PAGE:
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  1. Abstract

    The Pixel Luminosity Telescope is a silicon pixel detector dedicated to luminosity measurement at the CMS experiment at the LHC. It is located approximately 1.75 m from the interaction point and arranged into 16 “telescopes”, with eight telescopes installed around the beam pipe at either end of the detector and each telescope composed of three individual silicon sensor planes. The per-bunch instantaneous luminosity is measured by counting events where all three planes in the telescope register a hit, using a special readout at the full LHC bunch-crossing rate of 40 MHz. The full pixel information is read out at a lower rate and can be used to determine calibrations, corrections, and systematic uncertainties for the online and offline measurements. This paper details the commissioning, operational history, and performance of the detector during Run 2 (2015–18) of the LHC, as well as preparations for Run 3, which will begin in 2022.

     
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  6. A<sc>bstract</sc>

    A search for a charged Higgs boson H±decaying into a heavy neutral Higgs boson H and a W boson is presented. The analysis targets the H decay into a pair of tau leptons with at least one of them decaying hadronically and with an additional electron or muon present in the event. The search is based on proton-proton collision data recorded by the CMS experiment during 2016–2018 at$$ \sqrt{s} $$s= 13 TeV, corresponding to an integrated luminosity of 138 fb1. The data are consistent with standard model background expectations. Upper limits at 95% confidence level are set on the product of the cross section and branching fraction for an H±in the mass range of 300–700 GeV, assuming an H with a mass of 200 GeV. The observed limits range from 0.085 pb for an H±mass of 300 Ge V to 0.019 pb for a mass of 700 GeV. These are the first limits on H±production in the H±HW±decay channel at the LHC.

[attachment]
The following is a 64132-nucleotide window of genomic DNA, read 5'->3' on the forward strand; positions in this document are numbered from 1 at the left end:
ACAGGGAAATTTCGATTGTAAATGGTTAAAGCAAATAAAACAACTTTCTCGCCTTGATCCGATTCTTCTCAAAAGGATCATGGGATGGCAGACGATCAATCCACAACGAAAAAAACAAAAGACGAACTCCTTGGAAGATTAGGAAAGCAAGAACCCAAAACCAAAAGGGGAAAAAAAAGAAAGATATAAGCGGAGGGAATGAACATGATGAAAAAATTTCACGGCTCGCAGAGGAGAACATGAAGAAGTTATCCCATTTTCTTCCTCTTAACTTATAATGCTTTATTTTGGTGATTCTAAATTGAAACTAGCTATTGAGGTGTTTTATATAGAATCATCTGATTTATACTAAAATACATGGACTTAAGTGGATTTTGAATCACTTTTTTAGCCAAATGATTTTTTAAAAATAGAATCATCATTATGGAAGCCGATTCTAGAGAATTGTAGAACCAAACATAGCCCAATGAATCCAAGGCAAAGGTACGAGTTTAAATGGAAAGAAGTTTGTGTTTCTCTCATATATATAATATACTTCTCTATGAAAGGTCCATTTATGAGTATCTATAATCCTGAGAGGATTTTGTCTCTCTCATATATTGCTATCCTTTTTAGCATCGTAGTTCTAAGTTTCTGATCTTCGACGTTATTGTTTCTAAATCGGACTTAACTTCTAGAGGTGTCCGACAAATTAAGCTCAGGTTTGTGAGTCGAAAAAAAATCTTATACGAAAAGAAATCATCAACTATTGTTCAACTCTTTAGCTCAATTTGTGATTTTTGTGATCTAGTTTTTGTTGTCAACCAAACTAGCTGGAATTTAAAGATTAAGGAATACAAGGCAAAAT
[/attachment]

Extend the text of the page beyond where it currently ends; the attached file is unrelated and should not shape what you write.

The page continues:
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    Free, publicly-accessible full text available September 1, 2024
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  10. Abstract The Precision Proton Spectrometer (PPS) of the CMS and TOTEM experiments collected 107.7 fb -1 in proton-proton (pp) collisions at the LHC at 13 TeV (Run 2). This paper describes the key features of the PPS alignment and optics calibrations, the proton reconstruction procedure, as well as the detector efficiency and the performance of the PPS simulation. The reconstruction and simulation are validated using a sample of (semi)exclusive dilepton events. The performance of PPS has proven the feasibility of continuously operating a near-beam proton spectrometer at a high luminosity hadron collider. 
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    Free, publicly-accessible full text available September 1, 2024